Reflections of a former white supremacist
Race Issues | A Christian response to the return of extremist violence in the United States
by Thomas A. Tarrants
Posted 12/07/19, 11:36 am
The ideologically provoked mass shootings earlier this year that devastated scores of lives and shocked our country remind me of an era I would rather forget. It was a time of virulent and violent racism, when homegrown terrorists committed acts of cold-blooded barbarism out of the misguided belief they were rescuing America from racial, ethnic, and social trends that were destroying the country.
I was one of them.
I lived through the maelstrom of the 1960s, a period of social and political upheaval that has some similarities with today. Racist populism in the South was my undoing. I was a patriotic American and a nominal churchgoer who as a teenager was seduced by racist, anti-Semitic, far-right ideology. I became filled with anger and hate and took up arms to fight against what I mistakenly thought were the enemies of America, Christianity, and the white race. The consequences were disastrous, and I deeply regret having done so. Tragically, the same kind of seduction is going on again today.
Since the time of my capture, imprisonment, conversion to Christ, and ultimate release, I’ve had a long time to think about the social, psychological, and spiritual conditions that breed this kind of destructive, politically and racially motivated violence. Those conditions appear to be with us again.
Why do these shootings continue to plague our country?
Any attempt to answer this question will recognize that many factors are involved. A number of them have been cited by people across the political spectrum, including mental health issues, racist/anti-Semitic/extremist ideology, easily available assault weapons, social media run amok, and a toxic political climate.
Most Christians I know would see at least some of these as important contributing factors but would go on to say that mass shootings are ultimately symptoms of a deeper underlying cause. That cause is the fallenness of human nature and the consequences of living in a culture where more and more people are turning away from God, thereby eroding the spiritual and moral foundations of society. Dostoevsky’s character, Ivan Karamazov, saw the implications of such a shift, “Without God and the future life … it means everything is permitted now, one can do anything.”1 A few years later, Friedrich Nietzsche, whose long shadow is very much with us today (including in parts of the far-right), proclaimed that “God is dead” and observed, “When one gives up the Christian faith, one pulls the right to Christian morality out from under one’s feet.”2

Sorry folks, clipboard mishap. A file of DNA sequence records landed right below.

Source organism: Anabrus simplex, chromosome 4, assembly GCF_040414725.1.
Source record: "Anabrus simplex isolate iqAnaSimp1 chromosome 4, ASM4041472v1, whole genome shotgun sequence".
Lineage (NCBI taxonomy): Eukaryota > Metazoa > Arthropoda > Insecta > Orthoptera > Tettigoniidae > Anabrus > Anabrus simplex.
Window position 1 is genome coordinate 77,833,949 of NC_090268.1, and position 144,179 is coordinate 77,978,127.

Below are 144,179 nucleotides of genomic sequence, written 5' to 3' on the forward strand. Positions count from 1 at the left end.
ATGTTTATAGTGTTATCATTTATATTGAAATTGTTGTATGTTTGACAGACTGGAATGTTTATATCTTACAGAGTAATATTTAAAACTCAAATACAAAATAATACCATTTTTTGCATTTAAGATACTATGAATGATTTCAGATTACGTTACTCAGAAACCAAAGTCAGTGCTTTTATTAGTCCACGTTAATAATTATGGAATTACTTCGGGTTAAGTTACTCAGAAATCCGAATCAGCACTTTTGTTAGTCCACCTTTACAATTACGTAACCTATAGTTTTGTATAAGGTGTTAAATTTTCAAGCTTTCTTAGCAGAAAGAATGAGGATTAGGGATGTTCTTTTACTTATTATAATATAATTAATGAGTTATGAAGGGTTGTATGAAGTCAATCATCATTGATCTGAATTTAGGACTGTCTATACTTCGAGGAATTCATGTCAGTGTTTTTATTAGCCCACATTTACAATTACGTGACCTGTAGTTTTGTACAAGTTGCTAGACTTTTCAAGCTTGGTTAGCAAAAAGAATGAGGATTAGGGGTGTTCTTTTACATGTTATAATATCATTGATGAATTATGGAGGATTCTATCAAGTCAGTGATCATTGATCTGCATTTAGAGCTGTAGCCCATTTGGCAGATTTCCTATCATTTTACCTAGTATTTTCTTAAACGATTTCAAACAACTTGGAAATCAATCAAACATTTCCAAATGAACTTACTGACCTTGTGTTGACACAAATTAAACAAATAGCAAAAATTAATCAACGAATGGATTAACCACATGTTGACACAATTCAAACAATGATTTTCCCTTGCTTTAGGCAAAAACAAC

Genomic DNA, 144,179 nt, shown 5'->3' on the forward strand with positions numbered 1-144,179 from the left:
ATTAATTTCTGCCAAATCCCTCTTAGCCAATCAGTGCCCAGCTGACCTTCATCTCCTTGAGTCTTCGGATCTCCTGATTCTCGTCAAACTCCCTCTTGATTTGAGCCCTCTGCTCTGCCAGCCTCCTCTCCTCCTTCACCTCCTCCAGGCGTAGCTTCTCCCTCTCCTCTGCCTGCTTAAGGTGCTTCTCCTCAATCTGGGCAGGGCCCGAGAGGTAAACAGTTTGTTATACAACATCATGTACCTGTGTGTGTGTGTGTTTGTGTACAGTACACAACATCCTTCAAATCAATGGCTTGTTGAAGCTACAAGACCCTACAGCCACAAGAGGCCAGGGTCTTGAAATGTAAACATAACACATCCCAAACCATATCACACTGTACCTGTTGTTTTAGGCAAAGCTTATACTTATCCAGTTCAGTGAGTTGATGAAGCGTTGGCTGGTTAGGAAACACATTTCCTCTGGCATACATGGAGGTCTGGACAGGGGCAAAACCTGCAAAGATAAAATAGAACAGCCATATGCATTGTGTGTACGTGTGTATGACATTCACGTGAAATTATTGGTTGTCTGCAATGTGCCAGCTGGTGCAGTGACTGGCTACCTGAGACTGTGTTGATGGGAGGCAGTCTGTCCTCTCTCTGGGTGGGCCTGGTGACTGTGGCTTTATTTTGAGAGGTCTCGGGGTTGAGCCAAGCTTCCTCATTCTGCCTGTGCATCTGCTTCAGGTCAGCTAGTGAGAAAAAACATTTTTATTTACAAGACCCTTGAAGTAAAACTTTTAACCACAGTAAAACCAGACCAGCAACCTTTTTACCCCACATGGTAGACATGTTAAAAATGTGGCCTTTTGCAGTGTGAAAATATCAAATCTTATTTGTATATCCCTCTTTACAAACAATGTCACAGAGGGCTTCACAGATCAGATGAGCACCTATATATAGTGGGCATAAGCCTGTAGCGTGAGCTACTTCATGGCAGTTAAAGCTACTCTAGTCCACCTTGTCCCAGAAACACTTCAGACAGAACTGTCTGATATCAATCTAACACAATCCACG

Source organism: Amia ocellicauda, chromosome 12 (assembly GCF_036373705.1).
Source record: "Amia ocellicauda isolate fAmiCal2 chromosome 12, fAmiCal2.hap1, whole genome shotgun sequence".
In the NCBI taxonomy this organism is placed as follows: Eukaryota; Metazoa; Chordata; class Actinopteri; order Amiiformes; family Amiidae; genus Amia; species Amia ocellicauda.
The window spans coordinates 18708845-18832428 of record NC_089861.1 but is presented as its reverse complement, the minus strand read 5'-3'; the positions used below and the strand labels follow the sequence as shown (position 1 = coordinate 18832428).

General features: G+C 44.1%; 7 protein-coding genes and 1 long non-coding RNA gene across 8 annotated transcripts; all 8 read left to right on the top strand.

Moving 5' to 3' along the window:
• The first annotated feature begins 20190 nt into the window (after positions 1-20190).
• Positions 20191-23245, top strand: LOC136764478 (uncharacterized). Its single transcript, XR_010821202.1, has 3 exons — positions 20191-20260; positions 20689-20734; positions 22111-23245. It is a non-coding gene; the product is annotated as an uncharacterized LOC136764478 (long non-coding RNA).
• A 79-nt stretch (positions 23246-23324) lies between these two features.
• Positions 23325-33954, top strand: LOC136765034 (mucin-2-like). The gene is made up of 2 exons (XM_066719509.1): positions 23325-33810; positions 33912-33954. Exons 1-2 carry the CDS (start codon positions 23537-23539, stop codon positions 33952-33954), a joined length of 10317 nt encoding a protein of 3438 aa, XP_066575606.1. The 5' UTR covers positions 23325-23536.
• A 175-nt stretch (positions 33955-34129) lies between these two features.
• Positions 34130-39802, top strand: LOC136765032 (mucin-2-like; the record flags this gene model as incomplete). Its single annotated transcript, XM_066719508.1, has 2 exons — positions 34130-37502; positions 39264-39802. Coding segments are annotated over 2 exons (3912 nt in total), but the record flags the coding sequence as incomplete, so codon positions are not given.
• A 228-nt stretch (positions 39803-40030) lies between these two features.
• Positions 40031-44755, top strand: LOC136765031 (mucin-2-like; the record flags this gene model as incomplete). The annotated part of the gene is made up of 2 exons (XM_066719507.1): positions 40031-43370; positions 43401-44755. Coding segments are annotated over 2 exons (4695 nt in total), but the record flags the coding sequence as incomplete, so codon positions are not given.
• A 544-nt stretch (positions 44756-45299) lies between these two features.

I suspect even secular people would find it hard to dispute that if there is no transcendent creator to whom people are accountable in a future life, and if human beings are simply the product of time and chance, without inherent value or purpose, then meaning and morality are a fiction (as Nietzsche held), and there is little internal restraint for those who seek fame and vengeance through a murderous rampage. Obviously, this does not mean that every secular person is going to become a violent extremist; far from it. But the combination of a godless worldview with either mental issues and/or extremist ideology and readily available assault weapons certainly goes a long way in explaining why America is experiencing extremist shootings.
The Bible’s worldview and moral principles have long influenced American culture, providing a kind of stabilizing consensus about spiritual reality, truth, and right and wrong. (This has been true in spite of the fact that a large percentage of professing Christians were Christian in name only, and even those who were genuine believers did not always live as God required—supporting slavery is just one example.) But that consensus began to unravel in the 1960s, as other worldviews started gaining traction and have now come into full bloom. As a nation, we have sown the wind and we are reaping the whirlwind. Growing moral nihilism is one result.
In America today, the consequences of turning from God are becoming increasingly obvious. Social critic Os Guinness said we are living in a “cut flower society.” Like a flower cut from its life-giving roots, we have been severed from the source of our spiritual and moral life and the many social and cultural fruits it produces. We are living on the legacy of the past, which is rapidly fading, and with it the vitality and stability we once enjoyed. In its place, a new barbarism is beginning to emerge as the dark impulses of the human heart find no restraint to their expression. This has a long history—just read the Old Testament.
In times of rapid change and social upheaval like we are experiencing now, the norms to which people have been accustomed are challenged, threatened, or overturned, causing disorientation. People then become vulnerable to all sorts of ideas as they try to make sense of the present and either defend the past or try to create a different future. Ideologies of the far-left and far-right are among those seeking to exploit the current chaos to gain influence and power. Far-right, racist ideology drove the shooter in El Paso, Texas, as it has done in a number of other recent acts of extremist violence. And media outlets have reported that the Dayton, Ohio, shooter expressed strong far-left sentiments on his Twitter account. Far-left thinking also drove the shooter who opened fire on a group of congressmen at a baseball practice in Alexandria, Va., in 2017.
Where are we headed? Over the past 10 years, nearly three-quarters of the deaths in domestic terrorism incidents were perpetrated by the far-right, and there’s good reason to think this will continue. But they do not have a monopoly on terrorism. And at some point, those on the far-left may well increase the tempo of their terrorism, as they did in the 1970s, becoming every bit as violent as the far-right. The increasing political polarization in America suggests we are on a collision course with even more serious internal conflict unless something changes.
What can Christians do in such a time as this?